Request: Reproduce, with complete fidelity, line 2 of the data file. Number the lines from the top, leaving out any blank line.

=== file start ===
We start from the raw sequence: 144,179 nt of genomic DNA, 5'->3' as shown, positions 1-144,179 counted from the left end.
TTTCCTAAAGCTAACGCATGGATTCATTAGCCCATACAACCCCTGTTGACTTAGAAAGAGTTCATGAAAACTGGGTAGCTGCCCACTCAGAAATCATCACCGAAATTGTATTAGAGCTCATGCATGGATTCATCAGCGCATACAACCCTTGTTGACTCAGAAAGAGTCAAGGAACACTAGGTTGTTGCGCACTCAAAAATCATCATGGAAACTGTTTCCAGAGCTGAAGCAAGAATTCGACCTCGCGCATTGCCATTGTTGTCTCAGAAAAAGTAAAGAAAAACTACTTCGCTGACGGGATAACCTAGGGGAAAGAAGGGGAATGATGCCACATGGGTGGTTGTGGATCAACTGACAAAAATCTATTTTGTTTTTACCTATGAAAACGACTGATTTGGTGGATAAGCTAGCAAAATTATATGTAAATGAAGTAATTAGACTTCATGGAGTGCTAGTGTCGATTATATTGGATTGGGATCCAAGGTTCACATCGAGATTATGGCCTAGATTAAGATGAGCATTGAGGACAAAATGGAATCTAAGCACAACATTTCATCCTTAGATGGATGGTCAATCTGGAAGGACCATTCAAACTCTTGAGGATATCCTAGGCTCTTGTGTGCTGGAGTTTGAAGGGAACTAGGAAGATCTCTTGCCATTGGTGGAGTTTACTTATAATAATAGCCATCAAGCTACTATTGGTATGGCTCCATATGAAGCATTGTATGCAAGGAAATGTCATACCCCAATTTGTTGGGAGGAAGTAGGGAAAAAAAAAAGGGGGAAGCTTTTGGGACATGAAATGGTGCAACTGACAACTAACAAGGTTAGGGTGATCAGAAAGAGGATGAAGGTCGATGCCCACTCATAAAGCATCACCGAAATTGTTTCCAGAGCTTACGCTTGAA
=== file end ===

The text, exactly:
TTTCCTAAAGCTAACGCATGGATTCATTAGCCCATACAACCCCTGTTGACTTAGAAAGAGTTCATGAAAACTGGGTAGCTGCCCACTCAGAAATCATCACCGAAATTGTATTAGAGCTCATGCATGGATTCATCAGCGCATACAACCCTTGTTGACTCAGAAAGAGTCAAGGAACACTAGGTTGTTGCGCACTCAAAAATCATCATGGAAACTGTTTCCAGAGCTGAAGCAAGAATTCGACCTCGCGCATTGCCATTGTTGTCTCAGAAAAAGTAAAGAAAAACTACTTCGCTGACGGGATAACCTAGGGGAAAGAAGGGGAATGATGCCACATGGGTGGTTGTGGATCAACTGACAAAAATCTATTTTGTTTTTACCTATGAAAACGACTGATTTGGTGGATAAGCTAGCAAAATTATATGTAAATGAAGTAATTAGACTTCATGGAGTGCTAGTGTCGATTATATTGGATTGGGATCCAAGGTTCACATCGAGATTATGGCCTAGATTAAGATGAGCATTGAGGACAAAATGGAATCTAAGCACAACATTTCATCCTTAGATGGATGGTCAATCTGGAAGGACCATTCAAACTCTTGAGGATATCCTAGGCTCTTGTGTGCTGGAGTTTGAAGGGAACTAGGAAGATCTCTTGCCATTGGTGGAGTTTACTTATAATAATAGCCATCAAGCTACTATTGGTATGGCTCCATATGAAGCATTGTATGCAAGGAAATGTCATACCCCAATTTGTTGGGAGGAAGTAGGGAAAAAAAAAAGGGGGAAGCTTTTGGGACATGAAATGGTGCAACTGACAACTAACAAGGTTAGGGTGATCAGAAAGAGGATGAAGGTCGATGCCCACTCATAAAGCATCACCGAAATTGTTTCCAGAGCTTACGCTTGAA